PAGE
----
On a dark midwinter’s night in an ancient inn on the river Thames, an extraordinary event takes place. The regulars are telling stories to while away the dark hours, when the door bursts open on a grievously wounded stranger. In his arms is the lifeless body of a small child. Hours later, the girl stirs, takes a breath and returns to life. Is it a miracle? Is it magic? Or can science provide an explanation? These questions have many answers, some of them quite dark indeed.
Those who dwell on the river bank apply all their ingenuity to solving the puzzle of the girl who died and lived again, yet as the days pass the mystery only deepens. The child herself is mute and unable to answer the essential questions: Who is she? Where did she come from? And to whom does she belong? But answers proliferate nonetheless.
Three families are keen to claim her. A wealthy young mother knows the girl is her kidnapped daughter, missing for two years. A farming family reeling from the discovery of their son’s secret liaison stand ready to welcome their granddaughter. The parson’s housekeeper, humble and isolated, sees in the child the image of her younger sister. But the return of a lost child is not without complications and no matter how heartbreaking the past losses, no matter how precious the child herself, this girl cannot be everyone’s. Each family has mysteries of its own, and many secrets must be revealed before the girl’s identity can be known.
There are stories that may be told aloud, and stories that must be told in whispers, and there are stories that are never told at all.
Once Upon a River is a story about stories and storytelling. Unfortunately, it’s a little too caught up in its own lore. The narrator keeps pulling you out of the story to talk about stories, so it feels disjointed, and it interrupts the flow. Every time I get caught up in what’s going on, I feel like I’m pulled out to start over again. Eventually, once we stop talking about the story and just get to it, there is beauty to the descriptions of the river and how it plays its own character.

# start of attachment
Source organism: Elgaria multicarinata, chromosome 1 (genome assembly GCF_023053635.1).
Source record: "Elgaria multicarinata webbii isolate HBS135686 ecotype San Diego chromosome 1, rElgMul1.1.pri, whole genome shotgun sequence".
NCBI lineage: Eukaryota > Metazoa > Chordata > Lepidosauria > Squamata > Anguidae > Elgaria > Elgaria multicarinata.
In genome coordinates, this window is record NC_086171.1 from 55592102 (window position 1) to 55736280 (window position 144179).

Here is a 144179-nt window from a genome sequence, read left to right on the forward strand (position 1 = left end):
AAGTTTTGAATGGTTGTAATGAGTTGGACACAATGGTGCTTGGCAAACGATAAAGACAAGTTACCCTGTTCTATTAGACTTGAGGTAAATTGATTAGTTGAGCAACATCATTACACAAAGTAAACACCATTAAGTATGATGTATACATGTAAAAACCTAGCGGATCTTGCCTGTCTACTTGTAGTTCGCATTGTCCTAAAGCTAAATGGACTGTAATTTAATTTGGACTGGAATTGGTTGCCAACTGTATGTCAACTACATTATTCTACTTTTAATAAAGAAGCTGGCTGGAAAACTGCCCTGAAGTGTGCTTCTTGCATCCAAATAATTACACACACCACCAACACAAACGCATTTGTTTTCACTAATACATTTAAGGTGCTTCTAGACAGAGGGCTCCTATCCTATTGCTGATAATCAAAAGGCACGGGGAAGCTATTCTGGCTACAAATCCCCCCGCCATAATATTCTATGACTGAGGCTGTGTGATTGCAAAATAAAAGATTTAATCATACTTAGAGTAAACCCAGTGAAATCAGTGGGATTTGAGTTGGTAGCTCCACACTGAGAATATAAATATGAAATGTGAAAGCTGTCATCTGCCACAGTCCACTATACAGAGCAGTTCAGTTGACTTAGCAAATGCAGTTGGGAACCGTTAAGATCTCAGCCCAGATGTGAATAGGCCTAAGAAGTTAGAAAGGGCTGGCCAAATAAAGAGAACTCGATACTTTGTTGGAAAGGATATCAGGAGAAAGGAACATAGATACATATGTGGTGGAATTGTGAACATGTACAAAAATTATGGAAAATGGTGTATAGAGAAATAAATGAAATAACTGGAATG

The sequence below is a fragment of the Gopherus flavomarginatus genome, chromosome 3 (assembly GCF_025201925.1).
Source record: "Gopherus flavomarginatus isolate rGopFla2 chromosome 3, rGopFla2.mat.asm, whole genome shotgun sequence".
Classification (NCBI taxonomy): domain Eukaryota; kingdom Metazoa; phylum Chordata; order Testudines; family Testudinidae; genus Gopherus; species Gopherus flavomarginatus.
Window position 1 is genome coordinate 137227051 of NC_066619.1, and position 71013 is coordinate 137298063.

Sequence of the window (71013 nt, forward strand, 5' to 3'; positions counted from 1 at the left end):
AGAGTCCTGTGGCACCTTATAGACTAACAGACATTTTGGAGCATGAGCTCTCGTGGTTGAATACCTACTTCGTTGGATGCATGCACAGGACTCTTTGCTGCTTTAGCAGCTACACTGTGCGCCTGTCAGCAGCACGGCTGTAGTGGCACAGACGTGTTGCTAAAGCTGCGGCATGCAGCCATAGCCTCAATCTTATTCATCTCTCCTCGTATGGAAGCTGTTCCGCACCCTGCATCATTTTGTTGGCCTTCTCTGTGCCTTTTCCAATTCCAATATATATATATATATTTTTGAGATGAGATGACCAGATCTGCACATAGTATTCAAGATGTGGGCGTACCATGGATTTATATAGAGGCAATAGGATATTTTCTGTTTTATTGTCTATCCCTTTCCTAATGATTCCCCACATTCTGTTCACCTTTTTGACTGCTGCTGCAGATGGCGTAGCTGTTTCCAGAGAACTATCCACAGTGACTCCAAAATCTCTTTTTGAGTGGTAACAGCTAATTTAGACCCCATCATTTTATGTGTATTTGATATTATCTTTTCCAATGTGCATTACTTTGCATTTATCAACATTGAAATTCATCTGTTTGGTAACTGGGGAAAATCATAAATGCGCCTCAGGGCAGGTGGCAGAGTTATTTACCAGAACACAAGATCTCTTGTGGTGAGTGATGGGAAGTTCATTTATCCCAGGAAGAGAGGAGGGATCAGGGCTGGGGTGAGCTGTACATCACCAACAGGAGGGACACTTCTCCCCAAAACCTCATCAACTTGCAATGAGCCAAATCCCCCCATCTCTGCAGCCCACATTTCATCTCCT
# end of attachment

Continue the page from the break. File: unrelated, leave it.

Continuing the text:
My favourite parts were the ones about Quietly, followed closely by the parts about Armstrong. Quietly is shrouded in lore and mystery, and exploring a local legend is always fun. I love Armstrong’s respect for all life – he has lived a life between families and places importance on the family you choose, not the one that blood defines.
Overall, this was a very slow start with a wonderful, magical last couple of parts – unfortunately, this left it feeling fairly average. I had high expectations, though, so this may be an unfair perspective…
As is well known, when the moon hours lengthen, human beings come adrift from the regularity of their mechanical clocks. They nod at noon, dream in waking hours, open their eyes wide to the pitch-black night. It is a time of magic. And as the borders between night and day stretch to their thinnest, so too do the borders between worlds. Dreams and stories merge with lived experience, the dead and the living brush against each other in their comings and goings, the past and the present touch and overlap. Unexpected things can happen.